Asymptomatic spread (1-2 days before fever) 50. If you get covid think back about who you were with
You are immune after full recovery, 52

Eventually (a few years) disease will get milder and be like a cold 53

UK attempt to create herd immunity immediately is wrong 56

It seems like with rigorous discipline you can avoid infection. Maintaining that is the problem.

Jeremy Howard says 38 academic papers support public use of masks during a pandemic.

For the sewing-challenged, here's a tutorial on making a face mask from a handkerchief and 2 hair ties.

There's a link to a YouTube demonstration at the bottom.

That mask is just a fancy fold. You'll have to remake it after washing it -- but it looks useful for those of us who are sewing-challenged!

Cotton T-shirt material might be better for filtering, but any sort of mask (1) reminds you not to touch your face, and (2) normalizes the idea of all kinds of people wearing masks in public to reduce asymptomatic spread.

"The big mistake in the U.S. and Europe, in my opinion, is that people aren’t wearing masks." George Gao, director-general of the Chinese Center for Disease Control and Prevention (CDC)

Not wearing masks to protect against coronavirus is a ‘big mistake,...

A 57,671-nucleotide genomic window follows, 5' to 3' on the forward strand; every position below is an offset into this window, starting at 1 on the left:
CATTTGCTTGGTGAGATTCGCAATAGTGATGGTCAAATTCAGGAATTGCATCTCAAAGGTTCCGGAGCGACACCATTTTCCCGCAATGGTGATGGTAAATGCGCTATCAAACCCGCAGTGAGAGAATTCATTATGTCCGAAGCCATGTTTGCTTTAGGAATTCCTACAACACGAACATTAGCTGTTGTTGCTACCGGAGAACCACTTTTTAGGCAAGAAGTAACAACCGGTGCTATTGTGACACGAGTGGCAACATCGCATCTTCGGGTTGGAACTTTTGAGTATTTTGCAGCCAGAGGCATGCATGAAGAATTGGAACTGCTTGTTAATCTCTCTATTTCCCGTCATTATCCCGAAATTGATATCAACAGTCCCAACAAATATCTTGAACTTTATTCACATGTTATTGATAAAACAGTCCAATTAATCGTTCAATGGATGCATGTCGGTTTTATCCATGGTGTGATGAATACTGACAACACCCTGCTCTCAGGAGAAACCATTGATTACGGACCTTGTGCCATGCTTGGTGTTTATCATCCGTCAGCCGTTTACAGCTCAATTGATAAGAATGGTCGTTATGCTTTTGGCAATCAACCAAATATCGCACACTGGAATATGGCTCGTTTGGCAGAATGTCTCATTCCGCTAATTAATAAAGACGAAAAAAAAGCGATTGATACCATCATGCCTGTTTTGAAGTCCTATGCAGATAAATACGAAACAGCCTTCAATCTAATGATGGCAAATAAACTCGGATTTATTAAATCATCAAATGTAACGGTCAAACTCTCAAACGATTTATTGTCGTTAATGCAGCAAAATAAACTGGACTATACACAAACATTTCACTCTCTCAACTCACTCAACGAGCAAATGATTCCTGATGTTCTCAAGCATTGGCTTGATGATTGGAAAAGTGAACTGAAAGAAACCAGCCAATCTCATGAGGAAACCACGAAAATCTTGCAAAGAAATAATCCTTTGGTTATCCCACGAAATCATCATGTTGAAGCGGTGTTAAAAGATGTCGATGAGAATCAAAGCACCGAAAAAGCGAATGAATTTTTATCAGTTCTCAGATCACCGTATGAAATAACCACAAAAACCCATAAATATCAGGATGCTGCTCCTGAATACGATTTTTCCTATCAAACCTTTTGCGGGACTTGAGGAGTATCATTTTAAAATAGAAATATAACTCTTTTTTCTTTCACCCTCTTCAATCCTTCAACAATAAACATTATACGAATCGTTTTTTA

Coronavirus transmission video shows why we should all be wearing m...

Chris Smith summarizes Japanese research about micrometer particles.

… when we talk, we also emit invisible micrometer particles. Micro-droplets if you will. These tiny particles are smaller than the cough droplets, and gravity won’t pull them down. As a result, they can stay in the air for a longer stretch of time, and they can reach you with greater ease, especially if you’re not covered by protective gear.

To prove the theory, NHK and a group of researchers used a high-sensitivity camera and laser beams to record droplets’ behavior 

… micro-droplets persist in the air.

More interestingly, these micro-droplets appear on film even during conversation.

The researchers simulated what happens with a cough in a closed room, and concluded that the micro-droplets could persist in the air for up to 20 minutes. Everyone in that room would be exposed to them. [emphasis mine]